New Legislation Supports “Rapid Growth” of Small Cells and Infrastructure

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Local government in Oconomowoc, Wisconsin agreed to abide by a new law that prohibits local governments from blocking tower proposals based on their location, the Journal Sentinel reported. An amendment to the city’s zoning ordinance that will allow towers in every zoning district was accepted with a 6-2 vote in a council meeting on December 18.

According to city planner Jason Gallo, the law prohibits towers from being installed on public property, but releases providers from the requirement to perform environmental testing. Under the law, applications must still have a conditional-use permit, and local governments must respond to a tower permit application within 90 days, or the application will be considered accepted. Gallo said a public hearing will still be held at the council meeting, and the permits must receive approval from common council and plan commission.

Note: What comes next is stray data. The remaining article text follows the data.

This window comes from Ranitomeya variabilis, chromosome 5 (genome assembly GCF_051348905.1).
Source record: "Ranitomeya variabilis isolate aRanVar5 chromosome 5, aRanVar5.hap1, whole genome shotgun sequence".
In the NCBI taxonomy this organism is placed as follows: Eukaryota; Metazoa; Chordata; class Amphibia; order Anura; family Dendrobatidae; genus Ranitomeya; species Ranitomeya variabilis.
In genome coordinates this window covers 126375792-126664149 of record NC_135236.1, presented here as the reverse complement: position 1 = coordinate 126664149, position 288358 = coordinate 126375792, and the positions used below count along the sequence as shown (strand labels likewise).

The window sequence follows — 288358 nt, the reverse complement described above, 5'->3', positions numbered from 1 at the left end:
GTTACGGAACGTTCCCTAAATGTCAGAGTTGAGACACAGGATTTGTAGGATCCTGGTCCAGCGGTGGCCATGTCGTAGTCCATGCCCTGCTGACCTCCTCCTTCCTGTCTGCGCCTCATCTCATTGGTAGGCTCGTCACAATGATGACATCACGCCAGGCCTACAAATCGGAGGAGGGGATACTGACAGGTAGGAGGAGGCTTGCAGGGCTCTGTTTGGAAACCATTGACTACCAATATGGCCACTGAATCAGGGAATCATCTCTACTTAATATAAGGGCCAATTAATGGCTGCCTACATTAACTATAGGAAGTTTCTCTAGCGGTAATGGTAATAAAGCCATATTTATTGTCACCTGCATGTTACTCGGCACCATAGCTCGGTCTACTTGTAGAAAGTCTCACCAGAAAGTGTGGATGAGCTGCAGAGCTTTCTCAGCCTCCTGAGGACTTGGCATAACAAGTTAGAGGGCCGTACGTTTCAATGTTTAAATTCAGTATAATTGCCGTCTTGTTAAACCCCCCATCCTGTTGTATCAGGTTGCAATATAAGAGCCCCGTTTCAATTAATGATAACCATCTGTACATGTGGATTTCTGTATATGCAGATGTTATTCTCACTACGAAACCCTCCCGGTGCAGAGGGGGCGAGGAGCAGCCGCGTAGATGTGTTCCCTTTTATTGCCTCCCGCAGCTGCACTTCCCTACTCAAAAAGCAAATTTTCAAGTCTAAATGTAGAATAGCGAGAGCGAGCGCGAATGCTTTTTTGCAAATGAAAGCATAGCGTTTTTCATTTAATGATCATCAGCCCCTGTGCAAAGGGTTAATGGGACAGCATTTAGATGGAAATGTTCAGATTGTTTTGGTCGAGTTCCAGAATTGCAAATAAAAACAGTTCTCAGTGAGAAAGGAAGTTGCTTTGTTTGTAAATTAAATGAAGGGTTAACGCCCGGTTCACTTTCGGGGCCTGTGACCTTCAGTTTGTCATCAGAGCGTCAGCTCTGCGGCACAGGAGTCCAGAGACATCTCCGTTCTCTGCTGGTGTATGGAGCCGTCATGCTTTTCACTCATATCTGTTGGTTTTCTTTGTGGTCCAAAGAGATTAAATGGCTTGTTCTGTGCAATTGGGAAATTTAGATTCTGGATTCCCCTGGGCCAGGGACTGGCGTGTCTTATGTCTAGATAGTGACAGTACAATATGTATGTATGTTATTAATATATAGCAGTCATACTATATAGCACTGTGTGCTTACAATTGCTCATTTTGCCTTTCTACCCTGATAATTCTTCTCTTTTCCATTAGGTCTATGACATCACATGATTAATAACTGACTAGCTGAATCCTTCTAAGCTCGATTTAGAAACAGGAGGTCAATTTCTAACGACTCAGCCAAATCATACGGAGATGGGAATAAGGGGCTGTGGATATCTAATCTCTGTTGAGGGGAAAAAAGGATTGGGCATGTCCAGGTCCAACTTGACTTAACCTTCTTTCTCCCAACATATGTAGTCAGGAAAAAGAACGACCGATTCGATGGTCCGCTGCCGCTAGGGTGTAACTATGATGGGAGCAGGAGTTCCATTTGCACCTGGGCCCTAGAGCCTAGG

According to the Sentinel, Gallo explained how this law allows the deployment of towers, “to keep up with the rapid growth of cellular phone service and wireless broadband.” Gallo touched on the controversy towers have received in the past, but followed up by saying, “This is not about that; it’s about consistency with the state law.”

Attorney Stan Riffle spoke with the council about the importance of abiding by the law. In his experience, two cities that decided not to comply with the law were sued, and lost. Attorney Alderman Matt Rosek also weighed in. He said, “Our law is five years out of compliance. If we get sued, we’re not going to have a leg to stand on because we’re not compliant.”

The ordinance was put into law immediately after it passed the first reading at the meeting. Comments? Email Us.

January 4, 2019

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